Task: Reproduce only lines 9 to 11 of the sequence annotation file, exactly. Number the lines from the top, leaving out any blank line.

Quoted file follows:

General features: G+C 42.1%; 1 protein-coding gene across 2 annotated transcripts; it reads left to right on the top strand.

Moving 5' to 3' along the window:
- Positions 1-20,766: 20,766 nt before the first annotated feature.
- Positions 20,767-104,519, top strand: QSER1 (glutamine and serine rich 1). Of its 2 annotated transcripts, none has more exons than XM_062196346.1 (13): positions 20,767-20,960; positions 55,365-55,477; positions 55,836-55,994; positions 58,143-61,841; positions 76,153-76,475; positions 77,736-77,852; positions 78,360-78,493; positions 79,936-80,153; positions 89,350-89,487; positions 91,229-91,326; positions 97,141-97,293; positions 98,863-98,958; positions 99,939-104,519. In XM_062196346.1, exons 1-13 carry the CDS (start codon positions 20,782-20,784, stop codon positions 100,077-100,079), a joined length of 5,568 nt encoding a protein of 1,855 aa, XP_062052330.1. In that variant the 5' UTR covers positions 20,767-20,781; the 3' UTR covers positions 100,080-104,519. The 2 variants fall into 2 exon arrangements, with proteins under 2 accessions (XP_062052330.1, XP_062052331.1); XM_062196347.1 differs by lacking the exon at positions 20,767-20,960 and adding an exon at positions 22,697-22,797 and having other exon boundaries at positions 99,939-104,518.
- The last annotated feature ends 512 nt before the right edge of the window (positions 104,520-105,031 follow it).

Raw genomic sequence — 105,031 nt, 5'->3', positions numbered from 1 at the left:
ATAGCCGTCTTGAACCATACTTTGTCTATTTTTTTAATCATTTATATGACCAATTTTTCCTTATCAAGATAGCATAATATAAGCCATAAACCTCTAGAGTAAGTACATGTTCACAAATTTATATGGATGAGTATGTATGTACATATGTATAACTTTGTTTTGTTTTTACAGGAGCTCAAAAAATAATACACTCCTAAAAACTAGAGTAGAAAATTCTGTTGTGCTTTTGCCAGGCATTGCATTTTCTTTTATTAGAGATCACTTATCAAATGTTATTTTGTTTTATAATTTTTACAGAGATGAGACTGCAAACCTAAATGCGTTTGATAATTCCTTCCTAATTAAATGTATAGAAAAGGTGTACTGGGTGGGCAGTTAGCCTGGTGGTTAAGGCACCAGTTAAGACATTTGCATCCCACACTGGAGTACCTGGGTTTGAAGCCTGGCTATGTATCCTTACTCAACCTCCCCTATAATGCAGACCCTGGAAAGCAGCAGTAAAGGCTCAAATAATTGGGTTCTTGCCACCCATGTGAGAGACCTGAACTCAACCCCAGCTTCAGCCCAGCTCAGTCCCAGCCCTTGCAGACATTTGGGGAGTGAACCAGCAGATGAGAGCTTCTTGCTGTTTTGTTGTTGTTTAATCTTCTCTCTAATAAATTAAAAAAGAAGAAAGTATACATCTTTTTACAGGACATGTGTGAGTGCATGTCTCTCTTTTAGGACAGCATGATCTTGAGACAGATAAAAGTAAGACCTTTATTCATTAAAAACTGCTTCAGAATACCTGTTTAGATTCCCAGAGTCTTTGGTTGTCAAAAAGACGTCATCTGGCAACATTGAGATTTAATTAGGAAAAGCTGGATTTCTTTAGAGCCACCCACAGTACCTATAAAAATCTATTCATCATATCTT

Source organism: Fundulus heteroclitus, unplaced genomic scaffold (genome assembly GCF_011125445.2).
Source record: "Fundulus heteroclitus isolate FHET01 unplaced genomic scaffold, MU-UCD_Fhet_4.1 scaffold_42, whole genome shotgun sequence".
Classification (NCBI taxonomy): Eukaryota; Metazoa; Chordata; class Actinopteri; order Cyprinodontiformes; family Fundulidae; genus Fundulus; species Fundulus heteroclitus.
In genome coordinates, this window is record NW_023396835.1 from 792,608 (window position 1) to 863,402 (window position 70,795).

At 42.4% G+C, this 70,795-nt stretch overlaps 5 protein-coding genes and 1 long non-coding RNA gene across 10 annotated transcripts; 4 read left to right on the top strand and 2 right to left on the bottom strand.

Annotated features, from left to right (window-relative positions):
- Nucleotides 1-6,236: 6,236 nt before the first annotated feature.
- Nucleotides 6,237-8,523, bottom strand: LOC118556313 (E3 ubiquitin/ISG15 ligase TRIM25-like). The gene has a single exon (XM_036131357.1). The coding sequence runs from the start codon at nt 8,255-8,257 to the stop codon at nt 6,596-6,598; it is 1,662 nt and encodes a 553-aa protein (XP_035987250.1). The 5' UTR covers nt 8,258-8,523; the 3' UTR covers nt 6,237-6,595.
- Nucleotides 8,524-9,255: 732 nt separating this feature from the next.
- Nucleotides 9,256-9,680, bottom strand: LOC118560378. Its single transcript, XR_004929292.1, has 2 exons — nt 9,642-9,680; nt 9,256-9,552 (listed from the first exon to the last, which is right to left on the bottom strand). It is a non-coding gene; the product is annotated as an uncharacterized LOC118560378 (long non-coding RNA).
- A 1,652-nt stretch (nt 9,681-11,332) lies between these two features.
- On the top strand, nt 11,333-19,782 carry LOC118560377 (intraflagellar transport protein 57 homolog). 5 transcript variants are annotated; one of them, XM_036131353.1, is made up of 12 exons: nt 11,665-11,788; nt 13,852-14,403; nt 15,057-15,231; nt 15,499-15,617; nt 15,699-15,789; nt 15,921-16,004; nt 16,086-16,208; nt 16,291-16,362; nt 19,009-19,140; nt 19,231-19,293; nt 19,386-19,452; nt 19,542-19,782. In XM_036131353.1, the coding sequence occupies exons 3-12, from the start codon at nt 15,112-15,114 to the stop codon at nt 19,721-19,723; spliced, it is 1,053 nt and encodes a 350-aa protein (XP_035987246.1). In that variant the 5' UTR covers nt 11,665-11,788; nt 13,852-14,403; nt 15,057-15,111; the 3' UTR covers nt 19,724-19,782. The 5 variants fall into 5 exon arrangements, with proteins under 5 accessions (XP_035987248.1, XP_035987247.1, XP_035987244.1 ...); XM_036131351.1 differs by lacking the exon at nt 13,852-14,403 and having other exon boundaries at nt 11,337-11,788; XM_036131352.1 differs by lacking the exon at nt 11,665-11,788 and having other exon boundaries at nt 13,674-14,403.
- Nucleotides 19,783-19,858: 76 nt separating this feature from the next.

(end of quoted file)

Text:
Source record: "Fundulus heteroclitus isolate FHET01 unplaced genomic scaffold, MU-UCD_Fhet_4.1 scaffold_42, whole genome shotgun sequence".
Classification (NCBI taxonomy): Eukaryota; Metazoa; Chordata; class Actinopteri; order Cyprinodontiformes; family Fundulidae; genus Fundulus; species Fundulus heteroclitus.
In genome coordinates, this window is record NW_023396835.1 from 792,608 (window position 1) to 863,402 (window position 70,795).